She has options other than to put up with dirty tricks from slimy pricks like Bercow.

  22. UK facing greater isolation and even impotence within the organisation if other states’ interests begin to coincide due to ever-deeper integration

    I don’t think this point was emphasised enough (or even mentioned?) by the Leave campaign. It can be argued that membership gives us a more powerful voice in world forums (though this is a much stronger argument for smaller states, such as DK or NL), but if that voice is arguing for changes that wouldn’t benefit the UK, that isn’t much of an advantage.

    An association of nearly 30 states can’t proceed by unanimity and weighted majority voting (weighted against large states like the UK) is increasingly important. The EU is dominated by two blocs – the eurozone and Schengen (actually, for most purposes they’re the same bloc) – neither of which the UK could or should join for reasons economic and geographic. The UK is an outlier in the EU on law, economy, geography and politics – decisions won’t go our way and pointing out bad ideas (such as the euro), even when the warnings prove wholly accurate, doesn’t win you any friends.

  23. The problem with that Chris is that the UK has attempted to block 78 piece of legislation within the European Council and has been denied 78 times.

    That is a Priapus scale of political impotence if ever I heard one.

  24. Apologies. I stand corrected. 72 times, not 78.

    “The lack of influence is quite marked. Over the past twenty years… there have been 72 occasions in the Council of Ministers where the United Kingdom has opposed a particular measure. Of those 72 occasions, we have been successful precisely 0 times and we have lost 72 times. That is a fact.”

    Vote Leave Speech – Lord Lawson

  25. @Alex January 13, 2019 at 11:10 pm

    Re “you didn’t know what you voted for”, I have yet to hear a Remainer explain exactly why we would be so much worse off after a No Deal Brexit. On the other hand I have a pretty succinct 10 minute presentation that explains why as a country we would be up to £30 billion a year worse of staying in the EU, when all the EU costs and benefits are taken into account.

    You should type it and post on eg Pastebin

    Then link to it.

  26. @John Galt January 14, 2019 at 1:06 pm

    Alternately, she can make her piss poor “Brexit in name only” bill a confidence motion and see if her unwilling alliance will drink that cup of cold sick.

    Isn’t that what Major did over Maastricht?

  27. @CM

    Agreed but for most people it wasn’t such a high minded, abstract, principles-based vote – much more about gut instinct (hence Project Fear vs Project Feel In Control Again) or practicalities (if you work in an industry where frictionless borders really matter to you and your family’s future economic wellbeing, vs the lack of barriers meant someone travelled a thousand miles over here to work on half your wage and take your job).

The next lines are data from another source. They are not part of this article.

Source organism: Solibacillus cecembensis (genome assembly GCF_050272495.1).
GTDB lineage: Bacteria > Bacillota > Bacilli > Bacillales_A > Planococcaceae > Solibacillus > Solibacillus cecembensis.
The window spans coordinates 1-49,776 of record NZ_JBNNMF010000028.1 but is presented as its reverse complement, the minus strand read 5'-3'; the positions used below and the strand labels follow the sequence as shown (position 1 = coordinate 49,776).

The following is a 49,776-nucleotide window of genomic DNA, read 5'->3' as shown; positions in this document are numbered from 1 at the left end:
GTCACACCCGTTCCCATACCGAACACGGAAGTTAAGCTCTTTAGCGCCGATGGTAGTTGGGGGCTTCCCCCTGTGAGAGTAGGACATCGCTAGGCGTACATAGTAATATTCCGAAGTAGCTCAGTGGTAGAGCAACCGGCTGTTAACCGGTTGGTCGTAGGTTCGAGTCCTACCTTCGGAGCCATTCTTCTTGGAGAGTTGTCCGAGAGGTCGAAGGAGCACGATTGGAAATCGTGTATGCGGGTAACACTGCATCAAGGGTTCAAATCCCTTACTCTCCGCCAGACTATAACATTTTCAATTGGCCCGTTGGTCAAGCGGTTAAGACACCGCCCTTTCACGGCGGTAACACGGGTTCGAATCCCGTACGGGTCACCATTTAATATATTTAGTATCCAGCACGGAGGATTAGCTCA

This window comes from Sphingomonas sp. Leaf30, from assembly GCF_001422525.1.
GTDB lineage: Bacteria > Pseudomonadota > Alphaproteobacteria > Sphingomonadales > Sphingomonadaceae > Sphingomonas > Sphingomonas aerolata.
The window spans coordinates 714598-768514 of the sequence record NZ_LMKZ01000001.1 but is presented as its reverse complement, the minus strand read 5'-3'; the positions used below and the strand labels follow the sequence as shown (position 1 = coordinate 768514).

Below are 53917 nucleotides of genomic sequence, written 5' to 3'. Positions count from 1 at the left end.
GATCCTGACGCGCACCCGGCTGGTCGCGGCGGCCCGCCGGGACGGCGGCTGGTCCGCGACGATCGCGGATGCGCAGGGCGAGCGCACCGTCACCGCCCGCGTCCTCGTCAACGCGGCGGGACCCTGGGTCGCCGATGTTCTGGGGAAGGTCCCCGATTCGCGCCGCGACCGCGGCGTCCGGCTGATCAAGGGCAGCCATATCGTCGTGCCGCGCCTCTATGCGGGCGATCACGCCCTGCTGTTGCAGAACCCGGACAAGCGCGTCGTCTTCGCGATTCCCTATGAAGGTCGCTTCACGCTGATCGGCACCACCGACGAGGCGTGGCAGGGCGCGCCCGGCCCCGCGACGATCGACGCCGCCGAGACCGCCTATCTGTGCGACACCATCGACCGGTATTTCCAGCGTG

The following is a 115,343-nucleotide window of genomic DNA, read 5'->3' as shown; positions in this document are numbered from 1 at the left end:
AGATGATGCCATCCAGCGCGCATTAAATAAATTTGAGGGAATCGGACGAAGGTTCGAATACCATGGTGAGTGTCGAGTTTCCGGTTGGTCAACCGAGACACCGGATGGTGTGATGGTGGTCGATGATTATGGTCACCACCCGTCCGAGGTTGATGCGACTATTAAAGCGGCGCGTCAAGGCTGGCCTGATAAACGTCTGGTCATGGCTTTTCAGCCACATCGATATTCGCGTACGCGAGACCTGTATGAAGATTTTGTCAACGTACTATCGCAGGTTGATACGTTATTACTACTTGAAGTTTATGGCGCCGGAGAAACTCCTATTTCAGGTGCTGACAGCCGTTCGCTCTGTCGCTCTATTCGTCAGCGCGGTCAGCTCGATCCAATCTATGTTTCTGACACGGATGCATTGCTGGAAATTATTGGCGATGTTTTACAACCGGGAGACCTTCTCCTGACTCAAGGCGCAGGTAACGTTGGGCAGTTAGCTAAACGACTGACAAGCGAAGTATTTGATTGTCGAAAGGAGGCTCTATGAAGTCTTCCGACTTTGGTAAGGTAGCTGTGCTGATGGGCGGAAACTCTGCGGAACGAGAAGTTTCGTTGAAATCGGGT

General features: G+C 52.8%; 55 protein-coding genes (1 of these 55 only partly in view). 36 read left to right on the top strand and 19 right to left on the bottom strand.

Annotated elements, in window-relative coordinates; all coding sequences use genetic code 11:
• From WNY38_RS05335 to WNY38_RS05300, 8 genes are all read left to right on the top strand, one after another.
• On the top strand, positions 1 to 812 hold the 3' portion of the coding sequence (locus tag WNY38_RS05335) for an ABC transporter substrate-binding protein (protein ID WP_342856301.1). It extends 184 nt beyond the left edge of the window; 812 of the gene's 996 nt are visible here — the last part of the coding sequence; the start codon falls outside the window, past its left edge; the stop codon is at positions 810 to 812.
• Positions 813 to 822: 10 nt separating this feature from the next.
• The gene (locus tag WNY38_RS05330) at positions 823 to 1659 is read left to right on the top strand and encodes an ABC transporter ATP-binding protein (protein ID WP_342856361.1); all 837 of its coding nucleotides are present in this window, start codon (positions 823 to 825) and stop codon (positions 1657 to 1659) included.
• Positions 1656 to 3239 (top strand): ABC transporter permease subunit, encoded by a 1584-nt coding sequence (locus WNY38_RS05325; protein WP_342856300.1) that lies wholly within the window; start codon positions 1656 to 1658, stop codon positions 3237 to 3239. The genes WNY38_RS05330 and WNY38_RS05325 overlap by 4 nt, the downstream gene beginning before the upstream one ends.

It is a strong point though, since most Remain voters expect the UK to remain an outlier and if it doesn’t integrate deeper then it will be ever more so – hence not only do UK citizens not share the same underlying values and intentions as the EU’s driving forces but on a practical note the UK national interests will get ever further misaligned from the bloc its in. Committing to that forever just seems a daft thing to do. If someone has the “feelz” of being European rather than British and wants to live in a Europe without borders into which the UK is ultimately expected, even hoped, to painlessly dissolve, then that’s a sentiment I can comprehend even if I don’t share it. Committing to a Europe you don’t really believe in, though, surely requires a dose of critical thinking.

  28. “if you work in an industry where frictionless borders really matter to you and your family’s future economic wellbeing, vs the lack of barriers meant someone travelled a thousand miles over here to work on half your wage and take your job”

    It’s not even frictionless borders. Someone producing specialist shoes doesn’t care that much about a few hours delay at Calais. I worked for a factory producing specialist units and we didn’t care about JIT and stock holding. Most of the value wasn’t in the physical unit. It was in the software, engineering and support expertise that went with it.

    A lot of this is about reasonable to large scale factories and a lot of these are yesterday’s men. If you’ve got a large scale production line, other places are cheaper. Dyson doesn’t make here. Jaguar are moving to eastern Europe along with a lot of Western European car makers (Turkey now produces 1.1m cars compared to 1.7m in the UK).

  29. I’m not sure anyone cares about a few hours delay at Calais. It takes a minimum of 24 hours to transport parts from Europe to UK (more if they’re coming from Romania or Bulgaria). An extra hour at a border crossing is neither here nor there. And I don’t believe that these JIT systems are so ‘sophisticated’ that they can’t handle a few hours delay – that’s much more likely to arise from roadworks on the M25 or a badger on the points at Crewe than a bloody-minded French customs officer.